« Christmas Greetings | Main | Catching Up »


It's the day after Christmas, and nobody's reading blogs. Which makes this the perfect moment to announce another birth: that of what I hope is another long thread on the Daily Blague (see "Against Television").

Last night, I finished Charles Freeman's The Closing of the Western Mind: The Rise of Faith and the Fall of Reason (Knopf, 2003). It is a must read - but never mind about that. I read a great deal of it yesterday, from the middle of the big chapter on Augustine all the way to the end. Something clicked somewhere; I remembered the lesson I'd learned from Peter Brown's The Body and Society: Men, Women, and Sexual Renunciation in Early Christianity (Princeton, 1988). Mr Brown's book is an intricate tracing of the manifold obsessions with continence and chastity that marked the first four Christian centuries. Was sex good? No - everybody was sure about that. But there was the small question of propagating the race: no babies, no Christians. And lots of ordinary Christians then were just like ordinary Christians today: they were sure that their married lives were nobody's business but their own. At the other extreme were the Antonys and Jeromes, sublimated sex maniacs who were convinced that Satan was their true partner in every instance of sexual intercourse. Some priests were married, others castrated themselves. There was just a little too much diversity of opinion.

Augustine put an end to the plurality of opinions. Largely, he did so by appealing to Imperial authority: he was the first man of the church to call in the cops. I would hate him for that alone were I completely unwilling to factor in the disintegration of social order that characterized his era (which saw, among other things, the first sack of Rome). Authority aside, however, Augustine's synthesis wouldn't have held its primacy if it hadn't appealed to something both basic and widespread. The fact that it governed Western social thought right up until the 1960s - it was unchallenged in the Reformation - means that, well, it can't have been crazy.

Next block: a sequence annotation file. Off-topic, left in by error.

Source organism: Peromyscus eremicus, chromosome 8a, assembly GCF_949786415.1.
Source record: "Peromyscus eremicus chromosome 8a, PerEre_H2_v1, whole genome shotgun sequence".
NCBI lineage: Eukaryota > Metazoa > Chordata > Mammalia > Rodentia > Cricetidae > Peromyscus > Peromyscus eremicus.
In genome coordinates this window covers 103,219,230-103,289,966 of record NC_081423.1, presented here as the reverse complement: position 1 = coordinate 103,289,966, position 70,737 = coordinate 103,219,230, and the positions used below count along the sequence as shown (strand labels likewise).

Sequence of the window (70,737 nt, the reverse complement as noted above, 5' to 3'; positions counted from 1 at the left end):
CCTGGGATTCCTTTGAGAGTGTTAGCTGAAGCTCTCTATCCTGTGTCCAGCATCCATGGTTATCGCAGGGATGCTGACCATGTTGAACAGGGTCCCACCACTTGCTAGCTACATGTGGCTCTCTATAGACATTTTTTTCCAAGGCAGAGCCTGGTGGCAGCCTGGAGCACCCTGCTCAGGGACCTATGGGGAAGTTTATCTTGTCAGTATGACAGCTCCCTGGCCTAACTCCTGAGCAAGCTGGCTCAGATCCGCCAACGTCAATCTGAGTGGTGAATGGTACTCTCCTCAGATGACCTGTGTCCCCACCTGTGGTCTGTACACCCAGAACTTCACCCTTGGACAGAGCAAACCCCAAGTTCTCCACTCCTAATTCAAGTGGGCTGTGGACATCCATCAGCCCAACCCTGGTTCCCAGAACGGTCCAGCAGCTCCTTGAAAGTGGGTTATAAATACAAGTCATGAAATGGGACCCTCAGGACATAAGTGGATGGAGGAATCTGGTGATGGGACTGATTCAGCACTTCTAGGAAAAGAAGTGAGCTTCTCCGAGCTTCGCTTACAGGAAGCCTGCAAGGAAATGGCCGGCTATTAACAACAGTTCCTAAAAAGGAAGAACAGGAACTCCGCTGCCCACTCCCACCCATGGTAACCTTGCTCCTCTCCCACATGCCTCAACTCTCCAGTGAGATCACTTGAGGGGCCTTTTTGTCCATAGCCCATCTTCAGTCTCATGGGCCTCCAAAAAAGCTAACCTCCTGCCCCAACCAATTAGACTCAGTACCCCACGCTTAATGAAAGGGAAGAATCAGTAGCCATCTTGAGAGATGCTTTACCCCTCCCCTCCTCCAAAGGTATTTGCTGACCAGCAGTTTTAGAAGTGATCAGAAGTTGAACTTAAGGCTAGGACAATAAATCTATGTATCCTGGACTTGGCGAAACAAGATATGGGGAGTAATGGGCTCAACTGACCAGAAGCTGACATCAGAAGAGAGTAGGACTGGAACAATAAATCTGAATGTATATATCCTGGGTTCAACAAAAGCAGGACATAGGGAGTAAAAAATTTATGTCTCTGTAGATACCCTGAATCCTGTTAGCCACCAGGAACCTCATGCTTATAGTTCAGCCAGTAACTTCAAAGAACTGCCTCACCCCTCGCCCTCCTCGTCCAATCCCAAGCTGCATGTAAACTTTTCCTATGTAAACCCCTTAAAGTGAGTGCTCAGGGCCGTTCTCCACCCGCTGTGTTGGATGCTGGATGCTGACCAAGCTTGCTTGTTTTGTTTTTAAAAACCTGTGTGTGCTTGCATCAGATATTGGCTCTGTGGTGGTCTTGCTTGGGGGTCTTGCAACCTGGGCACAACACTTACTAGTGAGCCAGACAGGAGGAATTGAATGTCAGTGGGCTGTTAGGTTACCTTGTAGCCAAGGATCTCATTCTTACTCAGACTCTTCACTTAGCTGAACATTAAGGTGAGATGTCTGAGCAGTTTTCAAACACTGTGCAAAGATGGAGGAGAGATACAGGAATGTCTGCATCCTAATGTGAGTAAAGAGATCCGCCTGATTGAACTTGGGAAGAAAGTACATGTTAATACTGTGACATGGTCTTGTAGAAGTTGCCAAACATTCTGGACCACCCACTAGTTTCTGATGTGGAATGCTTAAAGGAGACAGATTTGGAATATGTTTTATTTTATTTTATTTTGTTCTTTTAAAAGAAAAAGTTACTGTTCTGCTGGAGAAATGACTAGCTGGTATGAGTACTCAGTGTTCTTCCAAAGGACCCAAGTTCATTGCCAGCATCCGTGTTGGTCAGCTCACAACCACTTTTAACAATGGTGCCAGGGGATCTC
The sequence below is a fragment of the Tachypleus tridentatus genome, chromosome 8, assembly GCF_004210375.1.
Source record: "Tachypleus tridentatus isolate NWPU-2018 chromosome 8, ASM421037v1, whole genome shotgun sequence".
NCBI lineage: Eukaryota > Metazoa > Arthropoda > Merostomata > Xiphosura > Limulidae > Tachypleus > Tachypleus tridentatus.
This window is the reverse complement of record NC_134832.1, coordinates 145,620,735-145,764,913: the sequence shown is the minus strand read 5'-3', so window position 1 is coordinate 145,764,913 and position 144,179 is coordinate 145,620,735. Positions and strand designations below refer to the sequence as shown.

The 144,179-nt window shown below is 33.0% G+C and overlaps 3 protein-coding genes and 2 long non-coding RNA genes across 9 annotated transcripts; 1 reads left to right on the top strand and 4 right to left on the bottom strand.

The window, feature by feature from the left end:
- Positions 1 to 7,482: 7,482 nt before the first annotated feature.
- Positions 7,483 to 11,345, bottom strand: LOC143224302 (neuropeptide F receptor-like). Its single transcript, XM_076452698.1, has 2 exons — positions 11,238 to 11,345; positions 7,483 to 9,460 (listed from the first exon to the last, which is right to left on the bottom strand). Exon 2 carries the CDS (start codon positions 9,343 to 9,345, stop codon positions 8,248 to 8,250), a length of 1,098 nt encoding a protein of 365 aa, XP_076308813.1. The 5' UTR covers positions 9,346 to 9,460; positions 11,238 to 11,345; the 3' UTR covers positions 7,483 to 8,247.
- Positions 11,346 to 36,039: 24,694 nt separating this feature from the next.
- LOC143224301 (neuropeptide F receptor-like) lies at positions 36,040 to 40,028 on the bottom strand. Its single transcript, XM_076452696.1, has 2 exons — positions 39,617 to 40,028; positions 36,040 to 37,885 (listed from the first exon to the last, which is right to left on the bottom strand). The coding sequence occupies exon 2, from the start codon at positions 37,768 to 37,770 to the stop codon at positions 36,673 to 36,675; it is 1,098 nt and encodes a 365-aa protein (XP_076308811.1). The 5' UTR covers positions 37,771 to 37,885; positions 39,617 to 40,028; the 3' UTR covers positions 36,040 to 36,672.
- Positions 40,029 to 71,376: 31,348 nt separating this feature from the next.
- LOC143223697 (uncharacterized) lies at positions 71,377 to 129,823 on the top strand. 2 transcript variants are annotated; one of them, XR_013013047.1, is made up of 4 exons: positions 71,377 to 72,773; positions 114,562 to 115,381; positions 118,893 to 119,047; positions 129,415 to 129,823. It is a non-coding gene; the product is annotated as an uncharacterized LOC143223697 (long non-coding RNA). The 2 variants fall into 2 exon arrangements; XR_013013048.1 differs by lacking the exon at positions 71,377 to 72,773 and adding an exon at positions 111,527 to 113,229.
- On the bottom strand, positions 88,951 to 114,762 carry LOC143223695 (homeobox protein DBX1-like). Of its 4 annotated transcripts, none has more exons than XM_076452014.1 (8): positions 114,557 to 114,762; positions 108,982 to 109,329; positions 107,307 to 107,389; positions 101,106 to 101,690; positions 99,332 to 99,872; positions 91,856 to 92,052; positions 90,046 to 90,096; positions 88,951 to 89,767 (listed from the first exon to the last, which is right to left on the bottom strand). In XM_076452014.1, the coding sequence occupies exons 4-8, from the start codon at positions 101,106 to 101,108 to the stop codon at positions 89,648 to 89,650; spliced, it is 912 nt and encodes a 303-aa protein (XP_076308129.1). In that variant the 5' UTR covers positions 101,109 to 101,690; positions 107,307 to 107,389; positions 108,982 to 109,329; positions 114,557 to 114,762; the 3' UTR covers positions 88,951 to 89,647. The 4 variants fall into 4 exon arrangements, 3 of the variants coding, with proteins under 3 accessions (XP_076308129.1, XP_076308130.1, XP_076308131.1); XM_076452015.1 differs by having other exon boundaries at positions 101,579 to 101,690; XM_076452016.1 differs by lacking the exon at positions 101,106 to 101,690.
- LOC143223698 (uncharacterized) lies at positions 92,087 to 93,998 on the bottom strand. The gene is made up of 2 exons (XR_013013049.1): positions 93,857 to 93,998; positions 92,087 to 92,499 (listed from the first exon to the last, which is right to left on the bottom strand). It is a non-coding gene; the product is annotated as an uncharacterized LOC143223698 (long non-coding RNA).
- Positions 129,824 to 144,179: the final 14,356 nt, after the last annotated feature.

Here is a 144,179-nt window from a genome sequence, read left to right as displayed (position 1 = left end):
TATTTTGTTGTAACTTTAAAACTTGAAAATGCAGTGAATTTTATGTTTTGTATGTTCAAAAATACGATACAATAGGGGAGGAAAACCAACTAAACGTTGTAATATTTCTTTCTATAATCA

And yet it seems crazy to many people today, or it would if they knew what it was. Let me put that the other way round: many people, if they knew that everyday red-state ideas about sex and authority were set around 400 AD by a troubled outsider, would agree that it is crazy to obey, without thought, his ideas - ideas that begin with him, not with Scripture.

Augustine is still approached with deference, if not reverence, by almost everyone who writes about him. I'm not going to do that. To me, he's just another populist tyrant.

I am a kottke.org micropatron

Powered by
Movable Type 3.2